The legal battle between San Francisco-based taxi aggregator Uber and the Karnataka government is getting uglier by the day.
While the Karnataka government has put a brake on the operations of Uber in the state by impounding cabs for not complying with the new regulations, Uber is waiting for the government to accept its application for the licence.
“We have submitted our documents to the transport department. But they have not accepted our application as yet. When we checked with them for the reasons for not accepting our application, the officials said our application does not contain signatures on the contract.
But we have clearly told the officials that we maintain e-contracts, which are valid legal documents in India. The department has refused to accept this,” Bhavik Rathod, general manager, S&W, Uber said.
He said the company is very much in favour of the regulations and has not violated any rules under the new regulations prescribed in the Karnataka On-demand Transportation Technology Aggregators Rules, 2016.
“We had given our suggestions way back in February, but the government has not taken them into consideration before notifying the new regulation in April. We are open to working with the government,” he said.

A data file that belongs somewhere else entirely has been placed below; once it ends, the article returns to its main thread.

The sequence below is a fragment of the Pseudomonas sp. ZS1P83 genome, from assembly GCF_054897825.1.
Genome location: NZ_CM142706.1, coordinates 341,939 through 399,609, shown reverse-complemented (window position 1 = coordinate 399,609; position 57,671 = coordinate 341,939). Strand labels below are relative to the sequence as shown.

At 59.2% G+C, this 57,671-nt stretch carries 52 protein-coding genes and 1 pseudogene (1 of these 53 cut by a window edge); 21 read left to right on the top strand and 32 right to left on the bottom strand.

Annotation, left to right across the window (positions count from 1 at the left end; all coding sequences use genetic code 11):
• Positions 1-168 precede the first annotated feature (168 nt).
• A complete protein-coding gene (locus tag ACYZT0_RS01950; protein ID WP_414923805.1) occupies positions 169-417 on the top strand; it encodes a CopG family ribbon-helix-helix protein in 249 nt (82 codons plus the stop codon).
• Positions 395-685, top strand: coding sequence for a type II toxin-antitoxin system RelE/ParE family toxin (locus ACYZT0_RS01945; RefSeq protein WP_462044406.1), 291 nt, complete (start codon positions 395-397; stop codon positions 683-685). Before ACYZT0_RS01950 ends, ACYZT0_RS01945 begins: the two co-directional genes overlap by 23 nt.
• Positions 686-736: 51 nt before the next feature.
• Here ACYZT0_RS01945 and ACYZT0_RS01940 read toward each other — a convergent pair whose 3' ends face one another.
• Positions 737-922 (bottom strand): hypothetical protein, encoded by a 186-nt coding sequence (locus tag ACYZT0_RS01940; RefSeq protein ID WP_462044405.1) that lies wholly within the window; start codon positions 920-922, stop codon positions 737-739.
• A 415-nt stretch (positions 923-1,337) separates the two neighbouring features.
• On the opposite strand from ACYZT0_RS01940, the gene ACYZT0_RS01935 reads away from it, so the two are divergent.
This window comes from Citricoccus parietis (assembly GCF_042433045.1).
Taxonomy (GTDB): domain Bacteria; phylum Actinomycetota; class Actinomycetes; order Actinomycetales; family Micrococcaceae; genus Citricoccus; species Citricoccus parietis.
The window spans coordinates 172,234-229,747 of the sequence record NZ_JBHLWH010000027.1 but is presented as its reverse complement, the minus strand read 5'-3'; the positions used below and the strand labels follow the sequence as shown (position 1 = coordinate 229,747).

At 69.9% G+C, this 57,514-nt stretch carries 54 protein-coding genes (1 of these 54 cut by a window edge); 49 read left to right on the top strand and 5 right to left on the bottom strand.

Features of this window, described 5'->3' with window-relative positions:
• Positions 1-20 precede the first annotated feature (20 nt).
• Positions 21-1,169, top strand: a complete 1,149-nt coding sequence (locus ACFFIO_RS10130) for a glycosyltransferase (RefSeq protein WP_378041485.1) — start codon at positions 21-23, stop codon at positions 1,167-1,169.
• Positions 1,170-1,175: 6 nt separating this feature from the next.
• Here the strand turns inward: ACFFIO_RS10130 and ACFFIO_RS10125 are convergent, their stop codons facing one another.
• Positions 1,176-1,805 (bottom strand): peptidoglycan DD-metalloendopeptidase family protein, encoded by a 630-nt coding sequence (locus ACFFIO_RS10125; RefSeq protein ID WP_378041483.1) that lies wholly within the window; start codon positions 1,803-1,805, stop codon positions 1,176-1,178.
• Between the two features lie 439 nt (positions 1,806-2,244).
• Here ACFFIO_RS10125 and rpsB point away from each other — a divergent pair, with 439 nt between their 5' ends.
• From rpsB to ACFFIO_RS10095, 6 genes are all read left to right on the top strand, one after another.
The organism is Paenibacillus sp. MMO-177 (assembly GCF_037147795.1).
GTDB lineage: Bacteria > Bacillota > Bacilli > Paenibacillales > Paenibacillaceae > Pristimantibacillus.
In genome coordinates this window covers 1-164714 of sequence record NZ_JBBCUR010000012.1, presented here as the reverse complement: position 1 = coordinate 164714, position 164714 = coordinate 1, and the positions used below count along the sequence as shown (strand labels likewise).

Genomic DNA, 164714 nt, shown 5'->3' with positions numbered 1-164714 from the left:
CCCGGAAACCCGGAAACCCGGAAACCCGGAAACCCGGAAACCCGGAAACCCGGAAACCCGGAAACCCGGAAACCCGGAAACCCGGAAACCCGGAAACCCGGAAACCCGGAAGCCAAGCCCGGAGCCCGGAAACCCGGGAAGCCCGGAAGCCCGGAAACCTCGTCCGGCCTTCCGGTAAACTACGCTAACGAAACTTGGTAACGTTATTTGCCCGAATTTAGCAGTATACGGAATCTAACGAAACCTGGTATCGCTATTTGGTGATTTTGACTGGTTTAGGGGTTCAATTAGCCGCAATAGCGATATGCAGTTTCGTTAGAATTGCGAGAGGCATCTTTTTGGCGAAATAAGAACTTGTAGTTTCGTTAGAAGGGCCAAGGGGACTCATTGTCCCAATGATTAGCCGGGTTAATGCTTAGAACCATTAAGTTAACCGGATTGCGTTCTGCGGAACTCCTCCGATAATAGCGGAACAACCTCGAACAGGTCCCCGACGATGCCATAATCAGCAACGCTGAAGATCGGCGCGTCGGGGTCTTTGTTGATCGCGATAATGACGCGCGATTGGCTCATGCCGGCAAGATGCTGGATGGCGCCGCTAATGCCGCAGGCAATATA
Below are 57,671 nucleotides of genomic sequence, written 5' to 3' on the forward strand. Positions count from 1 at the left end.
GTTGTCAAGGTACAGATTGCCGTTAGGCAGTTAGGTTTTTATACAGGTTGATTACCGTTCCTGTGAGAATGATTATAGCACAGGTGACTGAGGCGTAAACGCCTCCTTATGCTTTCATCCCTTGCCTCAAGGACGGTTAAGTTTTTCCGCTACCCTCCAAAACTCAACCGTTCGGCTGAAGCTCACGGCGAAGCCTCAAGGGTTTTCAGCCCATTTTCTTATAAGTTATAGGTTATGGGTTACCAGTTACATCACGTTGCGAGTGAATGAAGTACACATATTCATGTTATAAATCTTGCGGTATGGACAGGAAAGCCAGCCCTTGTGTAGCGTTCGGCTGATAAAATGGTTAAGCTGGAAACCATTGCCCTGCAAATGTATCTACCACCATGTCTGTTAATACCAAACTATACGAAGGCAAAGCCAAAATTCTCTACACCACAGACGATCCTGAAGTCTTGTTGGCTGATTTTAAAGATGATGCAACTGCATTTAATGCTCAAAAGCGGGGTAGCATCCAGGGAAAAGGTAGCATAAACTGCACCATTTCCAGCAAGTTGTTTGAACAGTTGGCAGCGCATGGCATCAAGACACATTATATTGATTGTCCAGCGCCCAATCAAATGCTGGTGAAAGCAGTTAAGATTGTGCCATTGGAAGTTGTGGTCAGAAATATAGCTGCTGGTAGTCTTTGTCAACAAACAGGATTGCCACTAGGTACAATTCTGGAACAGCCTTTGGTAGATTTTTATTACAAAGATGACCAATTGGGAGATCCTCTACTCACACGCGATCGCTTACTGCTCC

Talking to FE on Wednesday, Rathod said the company will comply with the new regulation of registering 100 taxis. “But what will happen to remaining taxis. There are thousands of them, will they not get the licence to operate?,” he questioned.
“There is no clarity in the government rules. They are changing the rules every day. Karnataka is known for its innovation. But, the new regulation will take us back on innovation,” he said.
Ever since the Karnataka government introduced new regulation, there have been constant differences between the transport department and taxi aggregators. The department resorted to impounding of cabs and slapped cases on drivers for not registering their cabs with the government.
Uber has also defended the move to impose surge-pricing model stating that it worked on the basis of the demand and supply situation and provides incentive to drivers to move to an area where there is demand for cabs during the peak hours.
“Not all trips are charged on surge-pricing model. Hardly 20% of our trips surge and of that 90% of cars surge less than 2x,” Rathod said.
However, regulations state that fares should be charged according to the digital metre and cannot exceed the fares fixed by the government. The maximum fare allowed under the new rule is R19.5 per kilometre.
Referring to the new regulations introduced by the Karnataka government, which mandates panic button in the cab, physical meters with printers among others, Rathod said the company’s model of digital meter is working well with the customers.